They were trapping us, yet shoving us, there were people screaming blood-curdling screams because of pepper spray or tear gas being sprayed directly into their faces.

Immediately turning around to see a young boy, who looked no older than 17, with a huge hole blown out of his calf and blood covering his entire leg. He was in such shock that you couldn’t even tell anything was wrong until you looked down. We were trying to help this guy, and they still just kept shooting behind us, dropping gas on us, shoving us while we knelt down on the sidewalks, trying to aid people.

We literally just had to take off running for shelter in the parking garage on Jefferson in the middle of helping that guy because there was just constant shots approaching behind us.

Everyone I saw who was shot, was shot with their backs turned to the police. People who were trying to disperse, being maced as they ran by. A medic helping someone on the sidewalk, and police throwing smoke canisters at them.

It was barbaric, unnecessary terrorism. Someone needs to be held accountable for the absolutely uncalled for brutality that happened that night.

Even if someone threw a water bottle or yelled at them, we were unarmed. We were 99 percent peaceful and not participating in antagonizing the police, but when they decided they were over it, they didn’t care who was what or what was what. They started shooting, harassing, arresting, and gassing innocent people who pleaded with them and protested for change.

We left at the point that the riot police began advancing down Jefferson. It just seemed like there was nothing else we could do. They made it clear to leave if you can — or get brutalized one way or another.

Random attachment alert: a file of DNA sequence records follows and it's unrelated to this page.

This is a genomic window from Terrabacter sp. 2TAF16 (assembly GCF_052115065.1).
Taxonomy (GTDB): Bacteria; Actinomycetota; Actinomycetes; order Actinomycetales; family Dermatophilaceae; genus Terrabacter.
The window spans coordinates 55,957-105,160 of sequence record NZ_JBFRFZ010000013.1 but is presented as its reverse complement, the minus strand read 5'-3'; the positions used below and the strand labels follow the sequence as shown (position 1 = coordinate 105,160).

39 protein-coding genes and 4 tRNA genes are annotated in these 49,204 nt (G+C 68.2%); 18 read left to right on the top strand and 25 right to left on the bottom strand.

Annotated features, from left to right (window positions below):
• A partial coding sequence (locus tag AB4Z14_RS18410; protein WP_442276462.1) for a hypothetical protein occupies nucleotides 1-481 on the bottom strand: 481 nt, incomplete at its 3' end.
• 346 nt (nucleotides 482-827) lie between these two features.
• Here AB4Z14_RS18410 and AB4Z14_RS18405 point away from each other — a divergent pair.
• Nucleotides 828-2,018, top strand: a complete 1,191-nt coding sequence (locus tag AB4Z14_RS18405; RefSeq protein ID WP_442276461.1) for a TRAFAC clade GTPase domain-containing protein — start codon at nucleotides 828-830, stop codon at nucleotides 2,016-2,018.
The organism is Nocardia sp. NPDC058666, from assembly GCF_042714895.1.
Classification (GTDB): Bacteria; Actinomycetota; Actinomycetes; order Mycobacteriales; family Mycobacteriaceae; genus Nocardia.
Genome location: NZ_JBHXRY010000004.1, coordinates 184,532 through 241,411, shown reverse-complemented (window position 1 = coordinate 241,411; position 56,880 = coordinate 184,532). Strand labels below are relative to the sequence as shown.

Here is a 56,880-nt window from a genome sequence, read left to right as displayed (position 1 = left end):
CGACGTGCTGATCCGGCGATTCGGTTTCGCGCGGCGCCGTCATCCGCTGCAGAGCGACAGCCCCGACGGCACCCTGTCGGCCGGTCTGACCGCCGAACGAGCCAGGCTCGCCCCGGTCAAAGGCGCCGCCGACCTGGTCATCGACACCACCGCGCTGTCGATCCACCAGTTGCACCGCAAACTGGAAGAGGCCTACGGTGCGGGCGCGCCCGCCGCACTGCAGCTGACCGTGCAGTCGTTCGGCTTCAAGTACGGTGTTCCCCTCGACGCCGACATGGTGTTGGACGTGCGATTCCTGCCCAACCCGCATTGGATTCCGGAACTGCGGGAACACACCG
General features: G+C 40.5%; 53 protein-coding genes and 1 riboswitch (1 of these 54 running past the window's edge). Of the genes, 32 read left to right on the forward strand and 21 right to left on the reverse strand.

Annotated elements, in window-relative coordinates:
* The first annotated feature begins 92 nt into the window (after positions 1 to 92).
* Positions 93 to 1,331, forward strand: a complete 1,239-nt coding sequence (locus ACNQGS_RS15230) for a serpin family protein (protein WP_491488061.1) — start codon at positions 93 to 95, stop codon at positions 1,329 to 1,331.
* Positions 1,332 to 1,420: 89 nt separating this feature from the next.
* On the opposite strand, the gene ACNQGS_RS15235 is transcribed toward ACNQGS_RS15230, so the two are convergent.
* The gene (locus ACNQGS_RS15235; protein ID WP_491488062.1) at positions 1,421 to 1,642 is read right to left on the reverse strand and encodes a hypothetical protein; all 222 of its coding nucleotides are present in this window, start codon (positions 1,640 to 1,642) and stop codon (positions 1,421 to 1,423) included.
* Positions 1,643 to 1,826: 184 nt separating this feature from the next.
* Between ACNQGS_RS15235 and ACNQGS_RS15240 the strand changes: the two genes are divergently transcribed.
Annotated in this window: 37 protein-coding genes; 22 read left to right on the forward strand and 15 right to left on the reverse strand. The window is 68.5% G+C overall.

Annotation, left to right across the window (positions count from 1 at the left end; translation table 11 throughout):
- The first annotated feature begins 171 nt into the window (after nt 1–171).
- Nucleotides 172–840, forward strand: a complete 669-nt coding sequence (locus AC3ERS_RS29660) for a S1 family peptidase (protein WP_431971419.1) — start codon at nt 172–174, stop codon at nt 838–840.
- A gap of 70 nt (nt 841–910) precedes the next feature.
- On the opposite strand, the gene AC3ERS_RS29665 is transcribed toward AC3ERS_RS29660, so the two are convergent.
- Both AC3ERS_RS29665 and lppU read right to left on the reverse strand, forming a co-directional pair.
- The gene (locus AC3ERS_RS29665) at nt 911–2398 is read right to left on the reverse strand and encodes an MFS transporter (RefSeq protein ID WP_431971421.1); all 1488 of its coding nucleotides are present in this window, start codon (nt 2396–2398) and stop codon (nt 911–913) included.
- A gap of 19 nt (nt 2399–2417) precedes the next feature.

I don’t really know what else to say other than I got a glimpse of what a black person goes through everyday … who do you call when its the police that are attacking us?

Warning: Video contains violence and profane language.

Video: Eddie Swift


Dr. Pippa Abston from Huntsville:

I arrived at Big Springs Park at about 4:30 before the start of the protest at 5 p.m. I am pleased to say that multiple medical people and first aid volunteers came. We had at least one EMT. People brought armloads of supplies and water. We had a medical area set up towards the back, and some of us walked through the crowd. I carried a medic sign on a pole.

After the speakers — which I don’t think I can do justice to describing, other than to say extremely inspiring — we were led up the stairs on the side of the park to march. There was chanting. It seemed to me that there were a whole lot more people than on Monday night. The line of marchers really couldn’t move much. We chanted.

Instead of a big march around the square, mainly people seemed to settle in the area in front of the courthouse. Everything I saw appeared peaceful in that area. Again, there were large numbers of police on the courthouse steps. This time they were holding large numbers of wrist ties, indicating to us that they planned to do a lot of arrests, I suppose. We could see people posted on top of the courthouse, and I was told they were snipers, but I couldn’t get a close enough look to verify that.